It is called the Miracle on Ice. In one of the major upsets in sports history, the U.S. hockey team defeated the powerful Soviet Union team on the way to a gold medal in the 1980 Winter Olympics in Lake Placid, N.Y.
People who watched the closing seconds on television still vividly recall commentator Al Michaels’ stirring “Do you believe in miracles?” as the game ended.
“It still resonates with people,” said John Lundin, communications director for the New York Olympic Regional Development Authority, which manages the facilities used during the 1980 Olympics.
The Olympics have generated many similar memories over the years, and this year’s Summer Olympics in London are sure to add to the list.
Former Olympic sites draw visitors eager to experience the venues they saw on television that produced these memories, especially in an Olympic year.
“The word ‘Olympics’ and Lake Placid will always be associated with each other, whether summer or winter games,” Lundin said about the small upstate New York community that was also host to the Winter Olympics in 1932.
Groups that want to catch some of the Olympic fever this year without traveling to London can check out some of these North American sites with Olympic connections.
“You can tour the Olympic Center, home of the Miracle on Ice, and the ski jumps from the 1980 and 1932 games and take a glass-enclosed elevator ride to what is now the 120-meter ski jump,” said Lundin.
The observation deck at the top provides panoramic views of the Adirondack Mountains and a bird’s-eye view of what the jumpers see as they start.
In front of the Olympic Center, visitors can walk around the outdoor speed skating oval, with views of downtown Lake Placid, where Eric Heiden won an unprecedented five gold medals in 1980, or strap on a pair of skates in the winter and try out the surface.
The Lake Placid Olympic Museum on the center’s first floor has torches, medals, skates, bobsleds and other Olympic memorabilia, such as the jersey and pads of U.S. hockey goalie Jim Craig.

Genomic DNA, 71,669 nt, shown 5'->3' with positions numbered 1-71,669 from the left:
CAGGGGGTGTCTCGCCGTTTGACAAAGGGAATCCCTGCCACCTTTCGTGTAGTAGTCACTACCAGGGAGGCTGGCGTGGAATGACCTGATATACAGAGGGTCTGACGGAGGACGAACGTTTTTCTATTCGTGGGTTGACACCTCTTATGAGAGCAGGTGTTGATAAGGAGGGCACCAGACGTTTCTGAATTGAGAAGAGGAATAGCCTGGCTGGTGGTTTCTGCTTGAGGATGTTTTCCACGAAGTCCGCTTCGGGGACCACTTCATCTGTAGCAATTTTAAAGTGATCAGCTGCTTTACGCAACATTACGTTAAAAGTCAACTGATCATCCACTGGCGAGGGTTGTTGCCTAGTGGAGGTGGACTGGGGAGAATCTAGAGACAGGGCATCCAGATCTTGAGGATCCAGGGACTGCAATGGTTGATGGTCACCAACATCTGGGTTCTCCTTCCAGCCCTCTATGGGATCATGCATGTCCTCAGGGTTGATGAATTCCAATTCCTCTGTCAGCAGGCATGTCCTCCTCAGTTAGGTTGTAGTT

Mount Van Hoevenberg is home to the bobsled, luge and skeleton tracks — Lake Placid was the last site to have separate luge and bobsled tracks — and the Whiteface Mountain ski area, 15 minutes from town, was the scene of the thrilling skiing competition.
“People can take a gondola ride to the top of Little Whiteface and can even ski the Olympic courses of 1980,” said Lundin. “A lot of people come to Whiteface just to say they skied the same course as the athletes in 1980.”
In addition to its historic venues, Lake Placid is one of three Olympic training centers operated by the U.S. Olympic Committee, and visitors can often watch athletes in training.
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At several sites around Salt Lake City and Park City, Utah, many of which remain active, groups this year can mark the 10th anniversary of the last Winter Olympics held in the United States.
“We have the Utah Olympic Park, site of the bobsled, skeleton and luge,” said Amy Kersey, communications coordinator for the Park City Convention and Visitors Bureau. “There are bus tours to the top of the tracks with explanations of the different sports.”
There are two museums at the park: One covers the history of skiing in Utah, the other has exhibits about the 2002 Winter Olympics.
The 400-acre park was also the site of the Nordic jumping competition. “A lot of athletes still do training there,” said Kersey. The training goes on even in the summer.
“The Flying Ace All-Star Show is a 25- to 30-minute show by former Olympians or those in training,” said Kersey. “They go off huge freestyle ramps and do flips in the air and land in a big splash pool.”
The Olympic Cauldron Park in Salt Lake City is home to the 72-foot-high 2002 Winter Olympics cauldron, a visitors center and the Hoberman Arch, under which athletes received their medals. Large outdoor panels tell the story of the games.
Visitors can try out the fast ice at the Utah Olympic Oval, about 25 minutes from downtown, which was the site of the speed skating events that resulted in 10 Olympic records and eight world records.